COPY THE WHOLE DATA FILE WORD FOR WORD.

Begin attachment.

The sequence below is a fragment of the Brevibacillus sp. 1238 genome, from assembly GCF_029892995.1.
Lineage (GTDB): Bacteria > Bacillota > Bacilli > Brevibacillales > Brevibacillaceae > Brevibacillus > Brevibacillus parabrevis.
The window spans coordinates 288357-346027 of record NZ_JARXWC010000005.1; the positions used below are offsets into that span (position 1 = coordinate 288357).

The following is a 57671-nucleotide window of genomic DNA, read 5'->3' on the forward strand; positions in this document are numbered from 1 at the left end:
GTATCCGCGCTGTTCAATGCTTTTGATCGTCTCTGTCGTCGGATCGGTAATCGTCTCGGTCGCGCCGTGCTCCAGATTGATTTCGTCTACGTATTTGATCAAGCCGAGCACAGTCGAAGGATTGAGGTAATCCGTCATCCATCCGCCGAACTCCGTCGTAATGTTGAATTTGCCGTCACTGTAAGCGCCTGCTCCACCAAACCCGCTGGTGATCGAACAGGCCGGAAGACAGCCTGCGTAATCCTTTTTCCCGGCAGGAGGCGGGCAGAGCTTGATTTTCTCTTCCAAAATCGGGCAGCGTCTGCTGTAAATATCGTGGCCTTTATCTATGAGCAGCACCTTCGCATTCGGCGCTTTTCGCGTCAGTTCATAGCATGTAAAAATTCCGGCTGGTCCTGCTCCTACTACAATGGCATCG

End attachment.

The sequence below is a fragment of the Brevibacillus sp. 1238 genome, from assembly GCF_029892995.1.
Lineage (GTDB): Bacteria > Bacillota > Bacilli > Brevibacillales > Brevibacillaceae > Brevibacillus > Brevibacillus parabrevis.
The window spans coordinates 288357-346027 of record NZ_JARXWC010000005.1; the positions used below are offsets into that span (position 1 = coordinate 288357).

The following is a 57671-nucleotide window of genomic DNA, read 5'->3' on the forward strand; positions in this document are numbered from 1 at the left end:
GTATCCGCGCTGTTCAATGCTTTTGATCGTCTCTGTCGTCGGATCGGTAATCGTCTCGGTCGCGCCGTGCTCCAGATTGATTTCGTCTACGTATTTGATCAAGCCGAGCACAGTCGAAGGATTGAGGTAATCCGTCATCCATCCGCCGAACTCCGTCGTAATGTTGAATTTGCCGTCACTGTAAGCGCCTGCTCCACCAAACCCGCTGGTGATCGAACAGGCCGGAAGACAGCCTGCGTAATCCTTTTTCCCGGCAGGAGGCGGGCAGAGCTTGATTTTCTCTTCCAAAATCGGGCAGCGTCTGCTGTAAATATCGTGGCCTTTATCTATGAGCAGCACCTTCGCATTCGGCGCTTTTCGCGTCAGTTCATAGCATGTAAAAATTCCGGCTGGTCCTGCTCCTACTACAATGGCATCG